north bay trumpet
the music field
- I am frequently confronted with
students who are considering a possible career in music.
- These students will often make a
comment like: "I want to be a musician but I am
concerned about having a difficult time making a living
and enough money to survive."
- This concern is genuine and well
- I want to be clear that I try to
neither encourage nor discourage students pursuing a
career in music.
- I try to speak honestly and
thoughtfully when asked questions about my involvement in
- Hearing about the realities of being a
professional musician and/or a music teacher are often
enough to discourage anyone but the bravest and most
- Success in music actually has very
little to do with raw or natural talent.
- Unfortunately, success also rarely has
little to do with hard work or qualifications.
- Success in many facets of the music
field frequently has to do with politics (who knows
you-not who you know).
- In spite of this, I can say,
from my own experience, any success I have had has
involved: undying and unquestioned support of my parents
and friends, sheer determination, unquestioned daily
discipline, the endurance to be the last man standing,
blood, sweat, tears, sacrifices beyond what is
imaginable, working myself to the bone, creativity, and
- If a student chooses to ignore those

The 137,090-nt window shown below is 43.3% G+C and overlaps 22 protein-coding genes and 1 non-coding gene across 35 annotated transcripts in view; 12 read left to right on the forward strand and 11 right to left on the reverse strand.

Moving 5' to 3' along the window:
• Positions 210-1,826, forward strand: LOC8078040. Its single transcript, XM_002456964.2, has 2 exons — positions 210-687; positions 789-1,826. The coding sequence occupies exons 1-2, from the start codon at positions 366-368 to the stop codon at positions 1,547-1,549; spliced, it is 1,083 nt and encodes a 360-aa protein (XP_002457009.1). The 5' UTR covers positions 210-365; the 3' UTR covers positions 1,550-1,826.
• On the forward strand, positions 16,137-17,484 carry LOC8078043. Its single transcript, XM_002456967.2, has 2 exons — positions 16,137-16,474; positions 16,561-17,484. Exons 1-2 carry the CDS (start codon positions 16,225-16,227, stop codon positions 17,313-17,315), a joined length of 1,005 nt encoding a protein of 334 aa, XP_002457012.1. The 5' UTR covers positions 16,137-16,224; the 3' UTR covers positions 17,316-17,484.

realities with thoughts like: "I won't encounter
these difficulties," they are usually demonstrating
their independence and to some extent their ignorance and
lack of maturity.
- My usual response to those statements
is to encourage the student to be thoughtful about their
conclusions and to try not to make any hasty judgements
without sufficient evidence or experience.
- Asking more than one person about
these concerns, I feel, helps one gather knowledge that
may be useful in making decisions about any career.
- I also try to encourage (1) developing
versatility (in playing styles and in musical skills
other than simply playing the trumpet) and (2) thinking
about how broad the music world is (that it includes a
lot more than simply playing in an orchestra or teaching
high-school: the two situations most students are aware
of when they ask the question).
- Most of all, I want to be
clear: I am not necessarily trying to produce
professional musicians. I am doing my best to help raise
the musical skills of each student to the next level of
excellence (whatever that is for each individual). What
they choose to do with that is their choice.